The Japanese Family Planning Association has conducted this survey every two years since 2002, sending it to 3,000 people between 16 and 49. About 1,300 people responded in 2012, Endo said.
Both men and women were asked to rate how interested they are in having sex from Very Interested, Somewhat Interested, Not Very Interested, Not Interested at All, and I Feel an Aversion to It.
The percentage of women who responded they were not interested in sex at all or felt an aversion to it was 60.3 percent for ages 16-19 and 31.6 percent for ages 20-24. Combine the age groups, and the average response was about 46 percent negative — the figure that drove attention-grabbing stories in Western media.
The association released its newest survey for 2014 a few months ago. In that survey, 65.8 percent of women 16-19 were not interested in sex or felt an aversion to it, and 39.2 percent of women 20-24 felt the same way.
This survey is the only one we could find that asks about specific views of sex. Endo mentioned another survey by the government, the National Institute of Population and Social Security Research, that asked 4,276 women, of which about 3,400 were 18 to 34, if they had ever had any kind of sexual encounter.
The percentage of women ages 18-19 who said they had never had sex was 68.1 percent; for women 20-24, it was 40.1 percent; for women 25-29, it was 29.3 percent; and for women 30-34, 23.8 percent.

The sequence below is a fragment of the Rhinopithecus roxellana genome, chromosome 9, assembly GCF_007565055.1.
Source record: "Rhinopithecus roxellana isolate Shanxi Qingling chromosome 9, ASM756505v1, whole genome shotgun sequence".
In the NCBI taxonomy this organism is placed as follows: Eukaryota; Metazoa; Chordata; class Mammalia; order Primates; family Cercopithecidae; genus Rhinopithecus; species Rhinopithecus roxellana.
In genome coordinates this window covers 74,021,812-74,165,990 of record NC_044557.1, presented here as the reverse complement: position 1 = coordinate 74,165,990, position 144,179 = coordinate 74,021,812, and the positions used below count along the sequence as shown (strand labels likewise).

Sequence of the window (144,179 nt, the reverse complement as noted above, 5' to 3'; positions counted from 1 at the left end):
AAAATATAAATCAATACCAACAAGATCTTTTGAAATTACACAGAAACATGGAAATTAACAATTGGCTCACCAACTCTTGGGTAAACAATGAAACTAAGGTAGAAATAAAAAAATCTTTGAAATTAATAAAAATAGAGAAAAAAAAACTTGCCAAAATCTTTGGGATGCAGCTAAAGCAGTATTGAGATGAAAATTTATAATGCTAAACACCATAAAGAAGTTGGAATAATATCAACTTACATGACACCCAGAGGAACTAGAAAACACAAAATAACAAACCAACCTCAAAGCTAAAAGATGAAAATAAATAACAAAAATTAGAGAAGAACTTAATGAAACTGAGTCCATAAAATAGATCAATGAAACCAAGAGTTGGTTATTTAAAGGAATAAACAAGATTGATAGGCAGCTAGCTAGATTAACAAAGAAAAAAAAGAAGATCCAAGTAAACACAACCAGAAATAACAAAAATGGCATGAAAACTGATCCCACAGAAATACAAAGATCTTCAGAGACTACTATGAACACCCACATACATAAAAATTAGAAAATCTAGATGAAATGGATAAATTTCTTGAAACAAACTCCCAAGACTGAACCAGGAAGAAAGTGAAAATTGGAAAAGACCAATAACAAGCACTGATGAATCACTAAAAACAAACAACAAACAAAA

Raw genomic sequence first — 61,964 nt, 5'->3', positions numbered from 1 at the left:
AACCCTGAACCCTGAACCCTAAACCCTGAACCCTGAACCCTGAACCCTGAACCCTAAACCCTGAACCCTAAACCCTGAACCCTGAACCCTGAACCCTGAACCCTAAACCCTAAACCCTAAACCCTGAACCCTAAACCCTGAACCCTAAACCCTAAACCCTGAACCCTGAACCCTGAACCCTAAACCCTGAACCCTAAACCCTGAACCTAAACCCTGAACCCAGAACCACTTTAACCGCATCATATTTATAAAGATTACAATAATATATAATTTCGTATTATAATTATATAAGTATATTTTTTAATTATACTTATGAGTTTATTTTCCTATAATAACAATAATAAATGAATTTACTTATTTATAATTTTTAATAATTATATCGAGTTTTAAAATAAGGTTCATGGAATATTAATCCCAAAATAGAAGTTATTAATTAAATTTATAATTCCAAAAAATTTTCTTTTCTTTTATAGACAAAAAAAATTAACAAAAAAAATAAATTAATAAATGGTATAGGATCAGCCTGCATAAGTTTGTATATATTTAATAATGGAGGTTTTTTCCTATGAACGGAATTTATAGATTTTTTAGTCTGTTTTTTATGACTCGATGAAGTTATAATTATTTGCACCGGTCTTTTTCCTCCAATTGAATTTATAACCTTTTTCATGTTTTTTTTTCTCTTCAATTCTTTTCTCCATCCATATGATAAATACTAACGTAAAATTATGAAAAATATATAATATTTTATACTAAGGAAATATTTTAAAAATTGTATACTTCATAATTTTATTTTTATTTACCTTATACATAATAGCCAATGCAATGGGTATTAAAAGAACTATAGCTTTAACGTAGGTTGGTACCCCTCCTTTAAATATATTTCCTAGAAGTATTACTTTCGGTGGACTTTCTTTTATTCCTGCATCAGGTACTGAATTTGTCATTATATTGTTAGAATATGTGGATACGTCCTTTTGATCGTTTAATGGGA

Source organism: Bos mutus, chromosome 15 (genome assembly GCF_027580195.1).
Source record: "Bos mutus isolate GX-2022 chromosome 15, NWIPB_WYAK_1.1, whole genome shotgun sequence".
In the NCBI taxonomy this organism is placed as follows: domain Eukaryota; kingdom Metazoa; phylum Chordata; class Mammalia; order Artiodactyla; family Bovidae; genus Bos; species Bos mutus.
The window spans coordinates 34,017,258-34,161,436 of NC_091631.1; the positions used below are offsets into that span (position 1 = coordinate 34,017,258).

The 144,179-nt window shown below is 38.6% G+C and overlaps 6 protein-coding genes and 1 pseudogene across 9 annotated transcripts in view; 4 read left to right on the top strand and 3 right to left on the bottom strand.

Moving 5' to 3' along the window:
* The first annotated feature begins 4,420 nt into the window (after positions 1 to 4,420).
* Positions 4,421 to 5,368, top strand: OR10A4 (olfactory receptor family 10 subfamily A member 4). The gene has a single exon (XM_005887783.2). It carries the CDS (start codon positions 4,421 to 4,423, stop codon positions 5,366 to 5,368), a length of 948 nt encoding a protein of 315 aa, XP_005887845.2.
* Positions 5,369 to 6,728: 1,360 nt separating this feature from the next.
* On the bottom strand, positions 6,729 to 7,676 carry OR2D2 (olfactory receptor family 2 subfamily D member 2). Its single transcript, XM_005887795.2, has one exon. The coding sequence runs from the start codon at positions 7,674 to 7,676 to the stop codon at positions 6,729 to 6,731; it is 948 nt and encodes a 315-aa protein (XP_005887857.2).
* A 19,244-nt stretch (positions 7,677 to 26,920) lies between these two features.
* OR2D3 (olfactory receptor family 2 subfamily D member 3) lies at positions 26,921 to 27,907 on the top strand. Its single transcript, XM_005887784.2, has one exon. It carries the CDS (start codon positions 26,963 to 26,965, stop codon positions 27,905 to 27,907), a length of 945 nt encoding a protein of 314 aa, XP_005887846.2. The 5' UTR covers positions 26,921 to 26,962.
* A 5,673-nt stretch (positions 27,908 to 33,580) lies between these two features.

"So even at age 34, one out of four women are virgins in Japan," Endo said. "It’s definitely not a religion that’s pushing that number." (Japan is a secular society.)
Endo mentioned a third survey by the NIPSSR that could corroborate the family planning association’s statistic. This one asks men and women if they have any relationships with the opposite sex — even platonic ones.
Again, the results speak to a trend of disinterest. In 2010, 49.5 percent of unmarried single Japanese women between the ages of 18-34 said they have no relations with the opposite sex. For men, it was 61.4 percent on average.
There’s no simple explanation for what’s going on in Japan.
It’s been years in the making, though the drastic change has occurred in a relatively small window of time.
First of all, it’s important to understand some cultural differences. Endo says that where westerners might see sex as an act unto itself, in Japan "sex was never an isolated thing." In addition, the younger generation has never known anything but economic stagnation, which Endo notes could psychologically dampen interest in sex.
And Japanese younger than 27 also are the first to come up in a very changed educational system, one that is no longer centered on competition. All of these things, she speculates, might create a "generational identity" that feels differently about sex than the older cohort.
The funny thing is, among younger Japanese, it is only attitudes toward sex, not marriage, that have changed.